insert into report.config(id, name, value)
values (1, 'DB mail profile name', 'mail');

We are done with the system configuration. Bear in mind that on your server, the db mail profile you want to use can have a different name.

I think that you already guess that the table 'report.recipient' contains records of emails to which a report is scheduled for delivery. Let's create one for demonstration. Please make sure that you have replaced a value 'my_email@mycompany.com' with a valid email you have access to.

insert into report.recipient (email)
values ('my_email@mycompany.com');

The next step is to create an actual report that would be delivered to your mailbox. The field subject is what will be in the subject line of the email. We add a record in the table 'report.report' like this

insert into report.report (subject)
values ('An example report');

I will need to deliver a content of some table, so I will create and populate a simple table, for example:

create table dbo.my_test_data
( id int, 
  code char(5),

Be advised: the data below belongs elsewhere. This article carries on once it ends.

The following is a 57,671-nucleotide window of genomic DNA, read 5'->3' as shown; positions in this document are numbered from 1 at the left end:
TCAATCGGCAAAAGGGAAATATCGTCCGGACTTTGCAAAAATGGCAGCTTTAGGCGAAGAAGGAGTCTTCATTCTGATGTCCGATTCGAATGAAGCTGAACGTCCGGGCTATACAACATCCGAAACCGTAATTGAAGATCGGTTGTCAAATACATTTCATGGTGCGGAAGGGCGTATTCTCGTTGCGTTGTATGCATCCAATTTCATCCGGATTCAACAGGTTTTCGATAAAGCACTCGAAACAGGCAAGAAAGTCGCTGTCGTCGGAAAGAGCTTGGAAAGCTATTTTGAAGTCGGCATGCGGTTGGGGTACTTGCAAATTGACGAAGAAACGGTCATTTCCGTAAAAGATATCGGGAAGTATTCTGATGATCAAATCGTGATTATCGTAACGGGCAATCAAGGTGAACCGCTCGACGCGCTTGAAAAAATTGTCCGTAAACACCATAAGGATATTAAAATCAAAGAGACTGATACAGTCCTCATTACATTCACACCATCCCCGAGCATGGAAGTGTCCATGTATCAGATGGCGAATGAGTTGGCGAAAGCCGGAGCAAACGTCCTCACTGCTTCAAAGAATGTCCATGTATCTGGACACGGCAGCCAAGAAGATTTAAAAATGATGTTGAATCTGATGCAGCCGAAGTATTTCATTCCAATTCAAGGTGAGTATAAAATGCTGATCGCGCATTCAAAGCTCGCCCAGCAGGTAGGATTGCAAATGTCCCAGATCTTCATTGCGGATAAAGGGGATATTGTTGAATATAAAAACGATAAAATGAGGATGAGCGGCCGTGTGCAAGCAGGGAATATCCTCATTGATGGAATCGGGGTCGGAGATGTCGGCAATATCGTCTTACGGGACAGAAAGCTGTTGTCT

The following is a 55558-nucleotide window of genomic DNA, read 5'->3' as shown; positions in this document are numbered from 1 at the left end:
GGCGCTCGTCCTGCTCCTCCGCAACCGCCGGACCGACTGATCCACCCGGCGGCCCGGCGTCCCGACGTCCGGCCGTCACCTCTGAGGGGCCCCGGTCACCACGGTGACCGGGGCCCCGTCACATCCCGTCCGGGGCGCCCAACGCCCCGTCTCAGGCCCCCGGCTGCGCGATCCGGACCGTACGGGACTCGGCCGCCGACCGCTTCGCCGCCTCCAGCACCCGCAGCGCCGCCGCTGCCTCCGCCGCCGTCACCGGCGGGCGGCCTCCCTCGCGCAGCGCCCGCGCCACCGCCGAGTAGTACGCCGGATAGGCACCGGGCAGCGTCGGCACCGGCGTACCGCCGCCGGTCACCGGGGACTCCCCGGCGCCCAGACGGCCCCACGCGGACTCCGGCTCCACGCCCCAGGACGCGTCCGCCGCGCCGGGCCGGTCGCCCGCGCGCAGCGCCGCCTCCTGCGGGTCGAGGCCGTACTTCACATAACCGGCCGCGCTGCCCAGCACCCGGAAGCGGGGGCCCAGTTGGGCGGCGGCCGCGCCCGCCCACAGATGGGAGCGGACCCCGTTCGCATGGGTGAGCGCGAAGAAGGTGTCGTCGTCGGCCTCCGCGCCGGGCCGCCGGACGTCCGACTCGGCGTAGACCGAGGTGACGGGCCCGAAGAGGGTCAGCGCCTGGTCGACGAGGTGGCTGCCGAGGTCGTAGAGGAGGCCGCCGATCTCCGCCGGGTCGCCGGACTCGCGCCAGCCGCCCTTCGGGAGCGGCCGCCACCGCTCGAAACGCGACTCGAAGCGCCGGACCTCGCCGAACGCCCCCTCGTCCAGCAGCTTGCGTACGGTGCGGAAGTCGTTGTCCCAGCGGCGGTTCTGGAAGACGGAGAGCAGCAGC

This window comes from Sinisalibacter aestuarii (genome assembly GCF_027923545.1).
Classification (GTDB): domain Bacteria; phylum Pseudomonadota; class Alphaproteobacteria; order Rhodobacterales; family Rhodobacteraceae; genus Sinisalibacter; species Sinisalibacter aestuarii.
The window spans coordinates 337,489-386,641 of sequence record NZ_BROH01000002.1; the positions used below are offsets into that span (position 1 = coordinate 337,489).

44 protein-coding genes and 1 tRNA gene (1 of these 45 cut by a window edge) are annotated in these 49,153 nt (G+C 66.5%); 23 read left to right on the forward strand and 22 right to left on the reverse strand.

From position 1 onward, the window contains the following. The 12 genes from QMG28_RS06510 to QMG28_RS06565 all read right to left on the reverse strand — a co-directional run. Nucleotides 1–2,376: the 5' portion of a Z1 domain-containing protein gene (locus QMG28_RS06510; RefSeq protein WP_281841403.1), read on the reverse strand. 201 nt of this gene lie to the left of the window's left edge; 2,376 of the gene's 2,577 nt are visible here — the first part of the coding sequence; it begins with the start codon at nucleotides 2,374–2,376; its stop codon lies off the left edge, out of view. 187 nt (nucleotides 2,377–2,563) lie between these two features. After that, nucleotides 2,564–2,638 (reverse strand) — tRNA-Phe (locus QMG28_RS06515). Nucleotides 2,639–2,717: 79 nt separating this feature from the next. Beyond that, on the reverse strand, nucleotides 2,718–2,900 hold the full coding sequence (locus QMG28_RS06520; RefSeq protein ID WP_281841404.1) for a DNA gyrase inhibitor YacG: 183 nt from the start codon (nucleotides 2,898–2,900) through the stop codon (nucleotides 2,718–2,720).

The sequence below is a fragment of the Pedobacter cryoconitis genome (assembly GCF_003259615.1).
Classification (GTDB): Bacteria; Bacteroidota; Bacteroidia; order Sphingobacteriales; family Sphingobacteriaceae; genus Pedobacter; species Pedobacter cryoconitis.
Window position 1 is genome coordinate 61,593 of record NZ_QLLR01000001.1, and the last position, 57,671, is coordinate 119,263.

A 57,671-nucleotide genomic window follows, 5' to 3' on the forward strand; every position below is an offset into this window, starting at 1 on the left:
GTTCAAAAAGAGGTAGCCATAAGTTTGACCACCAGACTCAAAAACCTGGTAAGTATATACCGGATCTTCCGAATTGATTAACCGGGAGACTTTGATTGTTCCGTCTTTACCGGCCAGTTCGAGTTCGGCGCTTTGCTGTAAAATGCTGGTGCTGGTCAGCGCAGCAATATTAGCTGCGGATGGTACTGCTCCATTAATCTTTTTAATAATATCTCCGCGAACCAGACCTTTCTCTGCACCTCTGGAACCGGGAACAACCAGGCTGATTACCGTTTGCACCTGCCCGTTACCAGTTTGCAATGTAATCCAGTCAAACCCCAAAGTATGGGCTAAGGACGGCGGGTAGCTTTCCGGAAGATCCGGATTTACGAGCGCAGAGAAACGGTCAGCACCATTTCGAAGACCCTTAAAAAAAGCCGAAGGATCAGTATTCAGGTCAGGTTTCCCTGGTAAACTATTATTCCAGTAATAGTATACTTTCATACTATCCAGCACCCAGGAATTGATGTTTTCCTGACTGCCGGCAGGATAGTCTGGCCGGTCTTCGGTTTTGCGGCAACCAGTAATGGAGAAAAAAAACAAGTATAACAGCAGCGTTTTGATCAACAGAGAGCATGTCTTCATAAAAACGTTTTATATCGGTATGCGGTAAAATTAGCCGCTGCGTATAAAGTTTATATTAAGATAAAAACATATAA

data nvarchar(100)
insert into dbo.my_test_data(id, code, data)
values (1, 'CD001', N'My data line 1')
     , (2, 'CD002', N'My data line 2')
     , (5, 'CD005', N'My data line 5');

In order to deliver the content of this example table we need to create a record in the 'report.body' table. But firstly we need to query the 'report.report' table in order to find out the id of the report:

select id, subject
 from report.report;

In my case the report id is 1, you may see another number:

In order to add a table to the report we are creating a record in the 'report.body' table like this:

insert into 'report.body' (report_id, caption, table_name)
values (1, 'My test table', '[dbo].[my_test_data]');

And the last step we need to do is join a recipient of the report and the report itself. We know the report id from the previous step, in my case it is 1. Let's find out our recipient id:

select id, email from report.recipient;

In my case the recipient id is 1:

Then we add a join like this:

insert into report.report_recipient(report_id, recipient_id)
values(1, 1);

The relationship is many to many in this case, so each recipient can be subscribed to many reports, and each report can have several recipients.

Let's have fun and actually deliver a report using a 'report.send_report' procedure. The procedure accepts only one parameter – report id:

exec report.send_report 1;

If everything goes well you will see a message that email is queued:

If everything goes well you will see an email in your email inbox like the one in my email inbox:

If you haven't got the email or you have bumped into an error please check that your db mail profile works and that you have followed this instruction.